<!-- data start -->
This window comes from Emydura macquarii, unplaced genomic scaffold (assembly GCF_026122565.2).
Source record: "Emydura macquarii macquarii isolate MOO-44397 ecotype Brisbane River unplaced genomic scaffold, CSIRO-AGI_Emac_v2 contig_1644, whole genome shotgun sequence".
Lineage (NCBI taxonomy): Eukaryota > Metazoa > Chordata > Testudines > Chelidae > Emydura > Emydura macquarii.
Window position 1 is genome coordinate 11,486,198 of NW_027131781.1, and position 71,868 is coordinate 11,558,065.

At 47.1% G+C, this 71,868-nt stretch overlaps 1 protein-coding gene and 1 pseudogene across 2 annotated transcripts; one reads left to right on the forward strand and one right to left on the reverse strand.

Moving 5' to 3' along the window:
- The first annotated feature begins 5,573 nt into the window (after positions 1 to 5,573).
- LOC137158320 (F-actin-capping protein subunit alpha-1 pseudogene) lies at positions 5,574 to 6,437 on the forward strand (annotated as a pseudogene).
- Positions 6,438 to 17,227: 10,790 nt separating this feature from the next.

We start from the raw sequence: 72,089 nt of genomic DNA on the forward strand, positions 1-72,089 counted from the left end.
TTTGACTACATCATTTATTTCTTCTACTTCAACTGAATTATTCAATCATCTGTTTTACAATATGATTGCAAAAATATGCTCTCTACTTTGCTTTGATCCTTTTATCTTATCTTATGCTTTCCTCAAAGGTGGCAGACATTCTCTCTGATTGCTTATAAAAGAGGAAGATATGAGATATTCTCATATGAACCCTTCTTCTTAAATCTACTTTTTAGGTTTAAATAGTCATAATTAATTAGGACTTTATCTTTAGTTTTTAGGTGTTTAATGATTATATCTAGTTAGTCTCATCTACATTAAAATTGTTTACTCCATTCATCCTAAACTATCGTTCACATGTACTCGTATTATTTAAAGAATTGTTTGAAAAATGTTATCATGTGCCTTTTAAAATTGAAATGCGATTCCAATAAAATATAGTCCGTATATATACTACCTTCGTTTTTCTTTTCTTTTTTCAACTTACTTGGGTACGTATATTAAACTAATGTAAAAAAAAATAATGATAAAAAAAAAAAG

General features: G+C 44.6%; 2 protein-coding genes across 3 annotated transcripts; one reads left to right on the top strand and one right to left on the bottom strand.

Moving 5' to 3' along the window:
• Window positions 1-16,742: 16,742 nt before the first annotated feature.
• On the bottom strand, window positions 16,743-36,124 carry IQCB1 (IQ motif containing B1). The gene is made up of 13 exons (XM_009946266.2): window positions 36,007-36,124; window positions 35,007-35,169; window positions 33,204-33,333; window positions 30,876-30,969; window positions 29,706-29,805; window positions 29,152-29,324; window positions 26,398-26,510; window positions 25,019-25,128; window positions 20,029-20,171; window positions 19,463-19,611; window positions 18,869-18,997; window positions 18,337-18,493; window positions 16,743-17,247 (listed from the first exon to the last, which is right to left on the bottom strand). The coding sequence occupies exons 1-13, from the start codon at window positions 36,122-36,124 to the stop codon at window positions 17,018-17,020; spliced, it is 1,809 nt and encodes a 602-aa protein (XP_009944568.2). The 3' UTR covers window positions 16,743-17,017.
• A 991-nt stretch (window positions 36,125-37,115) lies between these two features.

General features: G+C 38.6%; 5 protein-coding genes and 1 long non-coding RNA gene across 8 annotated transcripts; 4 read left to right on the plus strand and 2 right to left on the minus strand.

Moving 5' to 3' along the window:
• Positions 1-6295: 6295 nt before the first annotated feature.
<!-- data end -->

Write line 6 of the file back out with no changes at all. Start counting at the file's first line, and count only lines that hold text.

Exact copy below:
Moving 5' to 3' along the window: